Theatre Journal 58.3 (2006) 504-506
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As a government institution, the John F. Kennedy Center for the Performing Arts bears a unique responsibility towards artistic expression and international diplomacy. Host to the ambitious and renowned Stephen Sondheim Celebration in 2002 and the Tennessee Williams Explored Festival in 2004, the Center has established itself in recent years as the champion of American Theatre writ large and produced on a grand scale. But in an increasingly globalized world, the Kennedy Center also chooses not to maintain a strictly domestic focus. In October 2005, in partnership with the Ministry of Culture of the People's Republic of China, the Center presented nearly nine hundred performers in a grand festival, four years in the making. The festival showcased ambassadors of myriad Chinese visual and performing arts traditions. Claimed by its organizers to be [End Page 504] the largest celebration of Chinese performing arts in American history, the Festival of China included eight American premieres. Lao She's Teahouse was among the most noteworthy.
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| Figure 1 |
Pu Cunxin (Master Chang), Liang Guanhua (Wang Lifa), and Yang Lixin (Qin Zhongyi) in Beijing People's Art Theatre's Teahouse. Photo courtesy of the Kennedy Center.
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| Figure 2 |
Beijing People's Art Theatre's Teahouse. Photo courtesy of the Kennedy Center.
The Beijing People's Art Theatre's production of Teahouse heralded the American debut of the company and Lao's play. Perhaps even more significantly, the production marked the first time that hua ju, or modern Chinese spoken drama, was performed in the United States. In selecting Teahouse for the festival, the Beijing People's Art Theatre chose to remount what has been a cornerstone of its producing repertoire spanning the company's fifty-year history, a play that has remained popular since its premiere in 1958. The influence of the period in which Lao wrote is reflected in Teahouse through proclamations such as "Do Not Discuss Affairs of State" that adorn the theatre walls. Succumbing to the pressures of such implied persecution at the onset of the Cultural Revolution, Lao committed suicide in 1966.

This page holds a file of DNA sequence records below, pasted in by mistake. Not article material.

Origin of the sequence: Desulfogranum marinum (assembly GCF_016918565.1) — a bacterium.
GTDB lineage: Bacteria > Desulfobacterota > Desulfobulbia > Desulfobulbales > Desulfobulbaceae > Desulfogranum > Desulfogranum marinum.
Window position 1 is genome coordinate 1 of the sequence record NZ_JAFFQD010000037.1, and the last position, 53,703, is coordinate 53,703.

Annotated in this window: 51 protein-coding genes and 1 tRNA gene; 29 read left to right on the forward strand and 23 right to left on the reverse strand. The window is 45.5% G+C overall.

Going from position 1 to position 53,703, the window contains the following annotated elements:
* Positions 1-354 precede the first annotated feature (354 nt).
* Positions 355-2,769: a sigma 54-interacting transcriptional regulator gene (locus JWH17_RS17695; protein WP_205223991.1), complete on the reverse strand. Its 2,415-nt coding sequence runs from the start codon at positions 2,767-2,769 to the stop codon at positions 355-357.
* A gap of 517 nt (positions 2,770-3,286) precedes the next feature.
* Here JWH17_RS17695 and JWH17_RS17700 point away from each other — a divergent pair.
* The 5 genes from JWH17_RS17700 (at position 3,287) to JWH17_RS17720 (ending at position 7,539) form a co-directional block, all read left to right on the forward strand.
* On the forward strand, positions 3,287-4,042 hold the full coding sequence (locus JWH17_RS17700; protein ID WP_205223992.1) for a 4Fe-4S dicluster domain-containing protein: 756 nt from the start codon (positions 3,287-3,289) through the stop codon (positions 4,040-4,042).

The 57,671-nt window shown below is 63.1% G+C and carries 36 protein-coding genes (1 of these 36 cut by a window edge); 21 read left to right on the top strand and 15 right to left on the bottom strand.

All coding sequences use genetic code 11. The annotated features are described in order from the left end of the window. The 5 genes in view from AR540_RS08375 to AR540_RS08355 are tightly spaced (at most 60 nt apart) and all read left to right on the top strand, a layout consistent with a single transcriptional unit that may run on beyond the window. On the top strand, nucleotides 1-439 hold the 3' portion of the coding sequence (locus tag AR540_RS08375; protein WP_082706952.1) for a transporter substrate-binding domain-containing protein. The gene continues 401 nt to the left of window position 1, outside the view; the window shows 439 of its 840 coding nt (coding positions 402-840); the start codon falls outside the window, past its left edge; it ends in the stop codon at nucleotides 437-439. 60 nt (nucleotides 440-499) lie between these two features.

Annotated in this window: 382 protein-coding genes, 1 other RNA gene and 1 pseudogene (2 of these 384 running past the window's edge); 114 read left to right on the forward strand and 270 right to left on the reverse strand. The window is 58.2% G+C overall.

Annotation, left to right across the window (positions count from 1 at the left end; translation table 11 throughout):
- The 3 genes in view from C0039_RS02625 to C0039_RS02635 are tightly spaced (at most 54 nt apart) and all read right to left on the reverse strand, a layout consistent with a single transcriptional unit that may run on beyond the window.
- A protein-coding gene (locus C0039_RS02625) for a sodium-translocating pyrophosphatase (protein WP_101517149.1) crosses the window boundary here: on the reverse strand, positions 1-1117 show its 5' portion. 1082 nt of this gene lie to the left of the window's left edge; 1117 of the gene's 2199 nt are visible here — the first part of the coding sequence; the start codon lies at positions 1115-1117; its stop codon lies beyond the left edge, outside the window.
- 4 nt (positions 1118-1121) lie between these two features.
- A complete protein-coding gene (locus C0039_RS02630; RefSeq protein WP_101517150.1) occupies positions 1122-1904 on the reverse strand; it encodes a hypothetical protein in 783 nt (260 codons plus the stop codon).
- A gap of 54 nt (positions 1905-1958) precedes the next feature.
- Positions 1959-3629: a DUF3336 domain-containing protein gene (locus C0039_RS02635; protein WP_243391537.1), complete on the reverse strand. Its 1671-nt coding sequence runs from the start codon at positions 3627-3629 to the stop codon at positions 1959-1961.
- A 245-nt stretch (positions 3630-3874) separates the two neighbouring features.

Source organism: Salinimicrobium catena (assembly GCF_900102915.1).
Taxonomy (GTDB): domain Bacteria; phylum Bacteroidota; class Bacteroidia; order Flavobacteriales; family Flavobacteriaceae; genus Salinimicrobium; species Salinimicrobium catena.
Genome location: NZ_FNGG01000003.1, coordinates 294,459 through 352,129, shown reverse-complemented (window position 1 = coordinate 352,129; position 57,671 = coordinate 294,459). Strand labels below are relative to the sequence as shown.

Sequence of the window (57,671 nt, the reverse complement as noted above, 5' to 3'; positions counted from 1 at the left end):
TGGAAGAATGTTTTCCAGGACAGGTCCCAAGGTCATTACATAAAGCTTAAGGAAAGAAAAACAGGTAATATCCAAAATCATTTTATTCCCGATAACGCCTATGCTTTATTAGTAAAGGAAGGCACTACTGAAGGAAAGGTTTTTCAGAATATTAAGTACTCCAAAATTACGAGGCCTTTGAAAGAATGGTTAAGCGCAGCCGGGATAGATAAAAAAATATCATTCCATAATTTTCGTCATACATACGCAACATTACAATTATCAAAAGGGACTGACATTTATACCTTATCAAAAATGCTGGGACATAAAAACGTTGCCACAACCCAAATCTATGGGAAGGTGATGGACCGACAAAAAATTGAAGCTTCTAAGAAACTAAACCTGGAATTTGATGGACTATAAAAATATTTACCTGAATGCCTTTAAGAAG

Spanning half a century, the play chronicles the vast social and political changes endured by the ordinary citizens who frequent Beijing's Yu Tai Teahouse. From the fall of the Qing Dynasty after the Reform Movement of 1898 to the founding of the Republic and ensuing civil war, to the harsh policies of Chiang Kai-shek following the War of Resistance against Japan, the play feels epic in scope even as daily affairs are conducted within the gradually aging walls of the teahouse. Manager Wang Lifa tries to adapt his hospitality to the turbulence of the changing times, but ultimately they prove too much to bear and, at the play's end, with a ceremonial toss of funeral papers, he deliberately picks up a sash and exits the stage.
Teahouse is known and studied in China in much the same way as Death of a Salesman is in the United States (not coincidentally, Arthur Miller directed a production of his play at the Beijing People's Art Theatre in 1983). The Kennedy Center foregrounded this esteemed component of the Chinese dramatic canon, in part to mark the centenary of the birth of its original director, Jiao Juyin, one of the four founders of the Beijing People's Art Theatre and a highly influential director, theorist, and translator. Jiao's contribution to the Chinese theatre is most deeply embedded in his commitment to a nationalized poetic realism, a form that merged traditional Chinese drama with Western performance traditions. His 1958 production of Teahouse, an exemplary model of this blending, has been hailed as a masterpiece.
Painstakingly recreated from Jiao's work by director Lin Zhaohua, the production at the Kennedy Center featured several of the most prominent stage and screen actors working in China today, including Liang Guanhua as Manager...